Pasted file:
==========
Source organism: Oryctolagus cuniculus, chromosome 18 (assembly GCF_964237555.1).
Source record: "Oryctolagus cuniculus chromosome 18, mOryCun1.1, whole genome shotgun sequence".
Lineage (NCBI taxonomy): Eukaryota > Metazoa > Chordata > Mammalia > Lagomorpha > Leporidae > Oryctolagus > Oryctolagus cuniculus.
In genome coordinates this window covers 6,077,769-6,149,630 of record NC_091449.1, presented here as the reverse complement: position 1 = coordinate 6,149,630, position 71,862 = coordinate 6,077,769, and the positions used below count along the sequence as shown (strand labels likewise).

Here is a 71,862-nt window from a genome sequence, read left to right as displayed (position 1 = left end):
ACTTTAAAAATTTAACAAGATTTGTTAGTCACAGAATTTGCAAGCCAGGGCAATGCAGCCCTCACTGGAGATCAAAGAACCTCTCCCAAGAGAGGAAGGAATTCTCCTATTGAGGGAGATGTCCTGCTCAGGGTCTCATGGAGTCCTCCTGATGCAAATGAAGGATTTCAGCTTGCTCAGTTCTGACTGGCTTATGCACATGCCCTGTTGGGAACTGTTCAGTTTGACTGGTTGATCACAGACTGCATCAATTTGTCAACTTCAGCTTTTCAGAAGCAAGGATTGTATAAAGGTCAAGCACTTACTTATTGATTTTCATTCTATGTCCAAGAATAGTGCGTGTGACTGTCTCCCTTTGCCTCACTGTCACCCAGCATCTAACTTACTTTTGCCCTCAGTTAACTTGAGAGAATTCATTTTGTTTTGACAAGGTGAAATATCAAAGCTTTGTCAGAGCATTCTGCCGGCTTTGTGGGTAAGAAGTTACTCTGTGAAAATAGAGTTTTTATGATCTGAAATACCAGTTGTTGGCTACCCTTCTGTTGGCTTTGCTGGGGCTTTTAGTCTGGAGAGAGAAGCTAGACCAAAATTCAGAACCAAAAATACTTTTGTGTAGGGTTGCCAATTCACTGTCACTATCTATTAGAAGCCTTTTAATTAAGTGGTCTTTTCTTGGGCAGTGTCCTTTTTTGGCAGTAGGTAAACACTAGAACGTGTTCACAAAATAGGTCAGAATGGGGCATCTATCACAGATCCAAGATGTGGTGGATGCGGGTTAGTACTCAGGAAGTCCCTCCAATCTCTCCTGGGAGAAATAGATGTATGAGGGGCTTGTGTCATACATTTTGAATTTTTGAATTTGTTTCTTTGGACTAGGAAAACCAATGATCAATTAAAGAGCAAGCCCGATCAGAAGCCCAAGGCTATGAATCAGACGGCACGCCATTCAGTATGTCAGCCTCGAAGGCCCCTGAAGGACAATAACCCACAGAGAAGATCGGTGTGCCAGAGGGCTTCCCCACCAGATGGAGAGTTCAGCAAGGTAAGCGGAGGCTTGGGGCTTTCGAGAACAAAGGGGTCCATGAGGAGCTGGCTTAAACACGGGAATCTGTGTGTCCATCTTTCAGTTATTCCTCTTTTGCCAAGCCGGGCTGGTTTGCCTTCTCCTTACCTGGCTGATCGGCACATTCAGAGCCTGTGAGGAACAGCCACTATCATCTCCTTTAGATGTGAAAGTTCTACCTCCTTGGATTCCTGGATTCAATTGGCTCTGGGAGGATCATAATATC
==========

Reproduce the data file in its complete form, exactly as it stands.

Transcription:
Source organism: Oryctolagus cuniculus, chromosome 18 (assembly GCF_964237555.1).
Source record: "Oryctolagus cuniculus chromosome 18, mOryCun1.1, whole genome shotgun sequence".
Lineage (NCBI taxonomy): Eukaryota > Metazoa > Chordata > Mammalia > Lagomorpha > Leporidae > Oryctolagus > Oryctolagus cuniculus.
In genome coordinates this window covers 6,077,769-6,149,630 of record NC_091449.1, presented here as the reverse complement: position 1 = coordinate 6,149,630, position 71,862 = coordinate 6,077,769, and the positions used below count along the sequence as shown (strand labels likewise).

Here is a 71,862-nt window from a genome sequence, read left to right as displayed (position 1 = left end):
ACTTTAAAAATTTAACAAGATTTGTTAGTCACAGAATTTGCAAGCCAGGGCAATGCAGCCCTCACTGGAGATCAAAGAACCTCTCCCAAGAGAGGAAGGAATTCTCCTATTGAGGGAGATGTCCTGCTCAGGGTCTCATGGAGTCCTCCTGATGCAAATGAAGGATTTCAGCTTGCTCAGTTCTGACTGGCTTATGCACATGCCCTGTTGGGAACTGTTCAGTTTGACTGGTTGATCACAGACTGCATCAATTTGTCAACTTCAGCTTTTCAGAAGCAAGGATTGTATAAAGGTCAAGCACTTACTTATTGATTTTCATTCTATGTCCAAGAATAGTGCGTGTGACTGTCTCCCTTTGCCTCACTGTCACCCAGCATCTAACTTACTTTTGCCCTCAGTTAACTTGAGAGAATTCATTTTGTTTTGACAAGGTGAAATATCAAAGCTTTGTCAGAGCATTCTGCCGGCTTTGTGGGTAAGAAGTTACTCTGTGAAAATAGAGTTTTTATGATCTGAAATACCAGTTGTTGGCTACCCTTCTGTTGGCTTTGCTGGGGCTTTTAGTCTGGAGAGAGAAGCTAGACCAAAATTCAGAACCAAAAATACTTTTGTGTAGGGTTGCCAATTCACTGTCACTATCTATTAGAAGCCTTTTAATTAAGTGGTCTTTTCTTGGGCAGTGTCCTTTTTTGGCAGTAGGTAAACACTAGAACGTGTTCACAAAATAGGTCAGAATGGGGCATCTATCACAGATCCAAGATGTGGTGGATGCGGGTTAGTACTCAGGAAGTCCCTCCAATCTCTCCTGGGAGAAATAGATGTATGAGGGGCTTGTGTCATACATTTTGAATTTTTGAATTTGTTTCTTTGGACTAGGAAAACCAATGATCAATTAAAGAGCAAGCCCGATCAGAAGCCCAAGGCTATGAATCAGACGGCACGCCATTCAGTATGTCAGCCTCGAAGGCCCCTGAAGGACAATAACCCACAGAGAAGATCGGTGTGCCAGAGGGCTTCCCCACCAGATGGAGAGTTCAGCAAGGTAAGCGGAGGCTTGGGGCTTTCGAGAACAAAGGGGTCCATGAGGAGCTGGCTTAAACACGGGAATCTGTGTGTCCATCTTTCAGTTATTCCTCTTTTGCCAAGCCGGGCTGGTTTGCCTTCTCCTTACCTGGCTGATCGGCACATTCAGAGCCTGTGAGGAACAGCCACTATCATCTCCTTTAGATGTGAAAGTTCTACCTCCTTGGATTCCTGGATTCAATTGGCTCTGGGAGGATCATAATATC